There are three main types of chemical bonds: ionic, covalent, and metallic. Each are between different kinds of atoms, and have general properties. Components, properties, and discussions of degree are all below.
Ionic bonds are formed between a nonmetal and a metal. A bond between two atoms is an ionic bond if the difference of their electronegativities is between 1.7 and 4. That is to say, if one atom has an electronegativity that is more than 1.7 greater than the atom its bonded to, the bond is ionic. Because the electronegativity is so great, electrons are completely gained or lost.
Ionic bonds bonds, generally, are very hard, and have a high melting point. However, most ionic compounds are soluble. In a solid form they don't conduct electricity, but when they are dissolved or liquefied they generally do.
Example: NaCl: salt
Covalent bonds are formed between two nonmetals. A bond is a covalent bond if the difference between the electronegativities of the two atoms is between 0 and 1.7. There are two types of covalent bonds: polar and nonpolar. If the difference in electronegativity is between 0 and 0.3, it is nonpolar, if it is between 0.3 and 1.7, then it is polar. Polar simply means that electrons are unequally shared, whereas in nonpolar bonds electrons are shared equally.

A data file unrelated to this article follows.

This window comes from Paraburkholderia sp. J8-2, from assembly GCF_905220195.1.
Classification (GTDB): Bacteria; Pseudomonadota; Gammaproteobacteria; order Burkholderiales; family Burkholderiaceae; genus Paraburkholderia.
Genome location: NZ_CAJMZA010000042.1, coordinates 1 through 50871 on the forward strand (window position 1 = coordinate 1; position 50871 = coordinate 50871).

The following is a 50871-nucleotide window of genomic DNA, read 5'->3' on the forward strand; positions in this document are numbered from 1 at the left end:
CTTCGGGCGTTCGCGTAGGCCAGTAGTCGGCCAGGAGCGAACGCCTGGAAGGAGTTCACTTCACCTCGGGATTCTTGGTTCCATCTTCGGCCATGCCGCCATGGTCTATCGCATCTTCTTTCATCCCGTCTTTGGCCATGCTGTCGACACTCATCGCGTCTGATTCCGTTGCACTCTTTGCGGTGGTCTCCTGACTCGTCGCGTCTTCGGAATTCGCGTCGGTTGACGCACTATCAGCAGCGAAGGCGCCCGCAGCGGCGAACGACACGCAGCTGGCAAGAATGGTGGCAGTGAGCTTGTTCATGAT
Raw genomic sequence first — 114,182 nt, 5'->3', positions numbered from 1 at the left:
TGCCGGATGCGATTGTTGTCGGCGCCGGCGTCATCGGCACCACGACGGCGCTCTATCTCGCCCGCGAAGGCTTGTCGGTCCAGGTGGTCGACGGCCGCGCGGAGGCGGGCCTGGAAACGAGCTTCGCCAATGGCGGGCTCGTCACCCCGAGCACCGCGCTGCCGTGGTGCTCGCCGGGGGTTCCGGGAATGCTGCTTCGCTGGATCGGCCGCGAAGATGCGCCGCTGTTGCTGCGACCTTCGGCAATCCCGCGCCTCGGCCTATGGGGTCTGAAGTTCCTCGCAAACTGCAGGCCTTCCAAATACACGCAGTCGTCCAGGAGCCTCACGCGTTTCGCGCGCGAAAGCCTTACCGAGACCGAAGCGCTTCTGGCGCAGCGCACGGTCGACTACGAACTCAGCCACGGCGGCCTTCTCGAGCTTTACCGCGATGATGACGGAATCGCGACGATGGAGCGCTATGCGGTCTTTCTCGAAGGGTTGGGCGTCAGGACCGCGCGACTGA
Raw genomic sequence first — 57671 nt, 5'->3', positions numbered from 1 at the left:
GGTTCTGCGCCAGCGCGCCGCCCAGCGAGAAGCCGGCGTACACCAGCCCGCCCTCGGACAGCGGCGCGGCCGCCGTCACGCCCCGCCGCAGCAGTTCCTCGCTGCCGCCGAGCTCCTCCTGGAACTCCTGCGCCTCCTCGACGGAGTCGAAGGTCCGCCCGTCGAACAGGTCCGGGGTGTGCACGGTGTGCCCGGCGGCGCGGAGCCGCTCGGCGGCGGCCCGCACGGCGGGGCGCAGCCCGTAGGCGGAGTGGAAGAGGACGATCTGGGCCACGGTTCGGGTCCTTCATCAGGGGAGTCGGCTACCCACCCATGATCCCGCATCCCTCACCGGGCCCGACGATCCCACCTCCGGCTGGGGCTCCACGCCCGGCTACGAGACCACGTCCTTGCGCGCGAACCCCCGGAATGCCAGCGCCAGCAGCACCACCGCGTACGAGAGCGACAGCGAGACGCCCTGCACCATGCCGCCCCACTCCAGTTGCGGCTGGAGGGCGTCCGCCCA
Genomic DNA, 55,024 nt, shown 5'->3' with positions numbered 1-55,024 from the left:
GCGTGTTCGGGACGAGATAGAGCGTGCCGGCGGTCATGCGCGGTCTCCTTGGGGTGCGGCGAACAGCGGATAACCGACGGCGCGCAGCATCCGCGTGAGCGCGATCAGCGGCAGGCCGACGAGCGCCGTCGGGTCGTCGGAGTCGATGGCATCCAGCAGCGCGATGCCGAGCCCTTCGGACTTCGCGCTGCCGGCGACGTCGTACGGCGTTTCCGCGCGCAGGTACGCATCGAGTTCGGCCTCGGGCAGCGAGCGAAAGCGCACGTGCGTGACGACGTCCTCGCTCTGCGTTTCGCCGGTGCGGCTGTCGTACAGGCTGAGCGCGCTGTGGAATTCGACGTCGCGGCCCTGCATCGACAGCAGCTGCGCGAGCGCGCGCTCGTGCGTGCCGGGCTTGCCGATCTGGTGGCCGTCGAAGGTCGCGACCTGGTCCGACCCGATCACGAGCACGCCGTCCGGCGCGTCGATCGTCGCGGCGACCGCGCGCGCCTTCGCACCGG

Covalent bonds can be either soluble or not soluble, and generally have low melting points. They are, in general, never conductive.
Example: O2: oxygen
Metallic bonds occur between two metals. These compounds are shiny, not soluble, and have high melting points. They are always conductive.
Example: Cu: copper